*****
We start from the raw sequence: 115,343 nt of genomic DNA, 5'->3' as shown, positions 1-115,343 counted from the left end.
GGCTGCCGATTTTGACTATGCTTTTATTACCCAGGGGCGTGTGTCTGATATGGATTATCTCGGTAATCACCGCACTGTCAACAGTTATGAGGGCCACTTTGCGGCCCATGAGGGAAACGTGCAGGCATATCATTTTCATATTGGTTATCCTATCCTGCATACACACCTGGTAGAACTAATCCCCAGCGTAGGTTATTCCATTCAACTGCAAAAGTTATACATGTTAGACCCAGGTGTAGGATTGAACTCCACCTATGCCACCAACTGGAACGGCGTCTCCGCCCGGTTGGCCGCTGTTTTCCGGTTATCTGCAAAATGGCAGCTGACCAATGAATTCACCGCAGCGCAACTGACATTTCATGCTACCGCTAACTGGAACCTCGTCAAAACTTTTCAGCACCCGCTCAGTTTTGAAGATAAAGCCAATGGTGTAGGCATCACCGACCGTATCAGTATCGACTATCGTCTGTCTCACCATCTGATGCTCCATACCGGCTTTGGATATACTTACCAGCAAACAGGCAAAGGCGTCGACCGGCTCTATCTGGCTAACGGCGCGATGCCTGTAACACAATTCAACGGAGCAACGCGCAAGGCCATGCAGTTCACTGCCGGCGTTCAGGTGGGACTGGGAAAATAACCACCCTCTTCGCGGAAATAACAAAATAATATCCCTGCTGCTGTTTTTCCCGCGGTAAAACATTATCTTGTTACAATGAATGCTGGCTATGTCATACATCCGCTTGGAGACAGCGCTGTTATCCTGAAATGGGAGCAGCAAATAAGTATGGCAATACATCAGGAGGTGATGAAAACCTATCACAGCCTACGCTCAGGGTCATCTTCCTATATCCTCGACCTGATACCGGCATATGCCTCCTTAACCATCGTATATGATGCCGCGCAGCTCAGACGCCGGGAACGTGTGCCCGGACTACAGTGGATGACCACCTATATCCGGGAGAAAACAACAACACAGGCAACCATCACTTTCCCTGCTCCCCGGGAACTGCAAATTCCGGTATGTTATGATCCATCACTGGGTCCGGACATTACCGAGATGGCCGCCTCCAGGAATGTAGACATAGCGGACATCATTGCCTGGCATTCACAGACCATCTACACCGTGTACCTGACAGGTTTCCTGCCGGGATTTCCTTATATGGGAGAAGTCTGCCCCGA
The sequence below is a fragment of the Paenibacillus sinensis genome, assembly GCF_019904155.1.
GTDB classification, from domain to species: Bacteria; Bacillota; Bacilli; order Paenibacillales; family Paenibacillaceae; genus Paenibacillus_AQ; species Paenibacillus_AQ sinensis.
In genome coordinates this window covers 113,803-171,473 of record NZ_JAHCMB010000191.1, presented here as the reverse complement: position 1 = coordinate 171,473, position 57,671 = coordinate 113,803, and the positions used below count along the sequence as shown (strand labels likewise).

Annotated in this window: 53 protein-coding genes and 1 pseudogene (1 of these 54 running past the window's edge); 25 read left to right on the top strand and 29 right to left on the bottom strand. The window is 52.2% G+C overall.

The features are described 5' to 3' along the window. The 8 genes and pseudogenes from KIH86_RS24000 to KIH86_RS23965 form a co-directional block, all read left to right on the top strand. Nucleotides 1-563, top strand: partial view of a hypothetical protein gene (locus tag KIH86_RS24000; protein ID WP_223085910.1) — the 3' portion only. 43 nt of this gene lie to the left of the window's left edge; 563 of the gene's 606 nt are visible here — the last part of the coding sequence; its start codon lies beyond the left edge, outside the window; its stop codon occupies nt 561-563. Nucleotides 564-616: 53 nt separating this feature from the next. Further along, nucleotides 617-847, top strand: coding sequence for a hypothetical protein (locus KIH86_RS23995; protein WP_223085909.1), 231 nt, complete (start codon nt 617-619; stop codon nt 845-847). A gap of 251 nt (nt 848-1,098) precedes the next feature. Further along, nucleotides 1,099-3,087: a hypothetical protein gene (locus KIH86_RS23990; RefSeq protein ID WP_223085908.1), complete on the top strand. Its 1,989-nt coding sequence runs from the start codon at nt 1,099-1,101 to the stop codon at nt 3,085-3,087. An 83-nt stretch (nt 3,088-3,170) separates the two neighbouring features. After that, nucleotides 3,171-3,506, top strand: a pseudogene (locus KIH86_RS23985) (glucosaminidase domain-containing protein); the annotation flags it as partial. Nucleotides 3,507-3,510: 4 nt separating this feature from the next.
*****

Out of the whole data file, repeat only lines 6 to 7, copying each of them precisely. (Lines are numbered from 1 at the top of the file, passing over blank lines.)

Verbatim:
Annotated in this window: 53 protein-coding genes and 1 pseudogene (1 of these 54 running past the window's edge); 25 read left to right on the top strand and 29 right to left on the bottom strand. The window is 52.2% G+C overall.

The features are described 5' to 3' along the window. The 8 genes and pseudogenes from KIH86_RS24000 to KIH86_RS23965 form a co-directional block, all read left to right on the top strand. Nucleotides 1-563, top strand: partial view of a hypothetical protein gene (locus tag KIH86_RS24000; protein ID WP_223085910.1) — the 3' portion only. 43 nt of this gene lie to the left of the window's left edge; 563 of the gene's 606 nt are visible here — the last part of the coding sequence; its start codon lies beyond the left edge, outside the window; its stop codon occupies nt 561-563. Nucleotides 564-616: 53 nt separating this feature from the next. Further along, nucleotides 617-847, top strand: coding sequence for a hypothetical protein (locus KIH86_RS23995; protein WP_223085909.1), 231 nt, complete (start codon nt 617-619; stop codon nt 845-847). A gap of 251 nt (nt 848-1,098) precedes the next feature. Further along, nucleotides 1,099-3,087: a hypothetical protein gene (locus KIH86_RS23990; RefSeq protein ID WP_223085908.1), complete on the top strand. Its 1,989-nt coding sequence runs from the start codon at nt 1,099-1,101 to the stop codon at nt 3,085-3,087. An 83-nt stretch (nt 3,088-3,170) separates the two neighbouring features. After that, nucleotides 3,171-3,506, top strand: a pseudogene (locus KIH86_RS23985) (glucosaminidase domain-containing protein); the annotation flags it as partial. Nucleotides 3,507-3,510: 4 nt separating this feature from the next.